In the midst of adversity and suffering, a spark of hope illuminates the hearts of the most vulnerable: children facing armed conflict, war and natural disasters. This light is called ‘Clowns without Borders’, a non-governmental organization that has been bringing laughter, joy and hope to children around the world since its humble beginnings in Barcelona.
The history of ‘Clowns without Borders’ dates back to 1992, when a group of students from the Projecte school in Barcelona had the vision of taking circus shows to the refugee camps in the former Yugoslavia.
They invited Tortell Poltrona, a professional clown, to join this noble cause. This altruistic gesture marked the birth of an initiative that has grown and expanded around the world.
Today, ‘Clowns without Borders’ operates in 15 countries, coordinating the actions of local clown organizations to bring their magic to children facing difficult situations. Its mission is clear: to improve the emotional situation of children through white and transforming humor.
Clowns without Borders: an NGO that integrates laughter in the world
Tortell Poltrona, president and founder of the initiative, explains that, over 30 years and 500 expeditions, they have received a response that confirms that their work has a positive impact.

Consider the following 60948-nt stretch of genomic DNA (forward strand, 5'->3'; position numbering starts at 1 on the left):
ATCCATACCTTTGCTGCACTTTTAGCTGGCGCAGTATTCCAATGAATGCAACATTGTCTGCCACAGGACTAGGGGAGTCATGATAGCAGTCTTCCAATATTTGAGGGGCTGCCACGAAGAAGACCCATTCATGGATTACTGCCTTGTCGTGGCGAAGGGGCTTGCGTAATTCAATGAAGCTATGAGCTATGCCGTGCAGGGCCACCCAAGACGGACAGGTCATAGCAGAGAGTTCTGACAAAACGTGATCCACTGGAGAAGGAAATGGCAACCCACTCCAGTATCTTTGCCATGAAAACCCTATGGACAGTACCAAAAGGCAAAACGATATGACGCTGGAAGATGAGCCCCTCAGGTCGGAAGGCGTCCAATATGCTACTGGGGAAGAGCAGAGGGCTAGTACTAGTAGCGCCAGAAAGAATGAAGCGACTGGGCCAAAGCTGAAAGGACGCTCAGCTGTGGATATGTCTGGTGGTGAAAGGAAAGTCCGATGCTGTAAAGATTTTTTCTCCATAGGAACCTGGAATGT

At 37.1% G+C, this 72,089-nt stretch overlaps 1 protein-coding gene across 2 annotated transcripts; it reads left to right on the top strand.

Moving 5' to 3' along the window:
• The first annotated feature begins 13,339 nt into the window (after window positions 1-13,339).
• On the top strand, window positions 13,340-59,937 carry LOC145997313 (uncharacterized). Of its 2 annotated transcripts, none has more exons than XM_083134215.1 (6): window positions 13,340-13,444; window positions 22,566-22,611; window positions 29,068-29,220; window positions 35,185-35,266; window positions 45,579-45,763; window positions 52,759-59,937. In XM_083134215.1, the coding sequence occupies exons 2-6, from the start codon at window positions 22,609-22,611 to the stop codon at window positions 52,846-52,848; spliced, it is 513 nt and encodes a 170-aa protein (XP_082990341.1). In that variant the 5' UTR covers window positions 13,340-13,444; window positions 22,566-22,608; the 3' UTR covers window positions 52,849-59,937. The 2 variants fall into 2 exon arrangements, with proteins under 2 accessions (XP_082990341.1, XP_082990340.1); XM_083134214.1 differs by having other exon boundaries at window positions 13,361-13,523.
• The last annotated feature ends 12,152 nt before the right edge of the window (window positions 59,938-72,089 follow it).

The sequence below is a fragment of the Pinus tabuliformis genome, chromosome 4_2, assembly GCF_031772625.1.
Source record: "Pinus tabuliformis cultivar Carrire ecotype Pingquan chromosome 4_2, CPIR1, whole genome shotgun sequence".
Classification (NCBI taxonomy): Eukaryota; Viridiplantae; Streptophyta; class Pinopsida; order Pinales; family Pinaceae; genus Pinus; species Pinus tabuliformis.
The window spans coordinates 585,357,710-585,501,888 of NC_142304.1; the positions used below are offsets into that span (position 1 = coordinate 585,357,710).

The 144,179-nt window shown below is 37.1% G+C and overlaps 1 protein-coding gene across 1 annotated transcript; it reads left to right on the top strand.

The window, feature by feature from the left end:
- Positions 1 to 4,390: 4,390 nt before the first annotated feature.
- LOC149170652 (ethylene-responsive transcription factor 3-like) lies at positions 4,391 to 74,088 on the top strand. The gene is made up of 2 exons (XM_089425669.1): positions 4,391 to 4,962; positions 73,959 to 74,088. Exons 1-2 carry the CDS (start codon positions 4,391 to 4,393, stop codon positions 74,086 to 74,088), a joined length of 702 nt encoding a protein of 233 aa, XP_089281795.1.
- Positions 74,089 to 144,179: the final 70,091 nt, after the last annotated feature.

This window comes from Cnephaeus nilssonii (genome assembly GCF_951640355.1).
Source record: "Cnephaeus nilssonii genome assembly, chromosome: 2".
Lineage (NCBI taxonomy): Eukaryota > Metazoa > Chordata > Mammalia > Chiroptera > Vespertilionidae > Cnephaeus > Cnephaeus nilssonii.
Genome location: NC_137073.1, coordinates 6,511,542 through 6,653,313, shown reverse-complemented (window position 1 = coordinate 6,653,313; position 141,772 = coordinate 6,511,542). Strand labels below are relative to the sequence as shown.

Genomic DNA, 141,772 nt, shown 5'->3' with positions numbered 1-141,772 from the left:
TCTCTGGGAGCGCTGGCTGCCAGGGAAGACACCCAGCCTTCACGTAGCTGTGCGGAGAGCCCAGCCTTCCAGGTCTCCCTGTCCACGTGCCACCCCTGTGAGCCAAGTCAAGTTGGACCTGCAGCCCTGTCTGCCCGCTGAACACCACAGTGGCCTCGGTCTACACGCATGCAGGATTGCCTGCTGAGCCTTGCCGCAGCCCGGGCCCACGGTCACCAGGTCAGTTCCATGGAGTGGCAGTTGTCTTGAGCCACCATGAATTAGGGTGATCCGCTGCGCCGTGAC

The choice of the circus as a universal language is not accidental. Poltrona stresses that the circus is an art that questions common sense and makes the seemingly impossible possible. In this context, ‘Clowns without Borders’ uses humor as a transformative tool, rejecting aggressive and provocative comedy.
The strength of ‘Clowns without Borders’ goes beyond making people laugh; it builds bridges between warring peoples. The organization has succeeded in connecting children from different realities, such as those from Kibbutz and Gaza, through exchanges of drawings.
This positive impact challenges the notion that peace is utopian, demonstrating that children can overcome the barriers imposed by adults.
In 2017, ‘Clowns without Borders’ partnered with the Trauma, Crisis and Conflict Unit of Barcelona to evaluate the impact of its actions in favor of Syrian refugee children.
The results revealed a measurable effect on children’s emotional state, post-traumatic stress-related depressive symptomatology and behavioral conflict.
Clowns work with human emotions, and children are receptive to these emotional expressions. According to Poltrona, to be a clown you need to be a little bit small, and maybe that’s why, in ‘Clowns without Borders’, they consider themselves a naïve group of people.
Their cross-cultural circus demonstrates that through laughter and empathy, we can build a more united and compassionate world.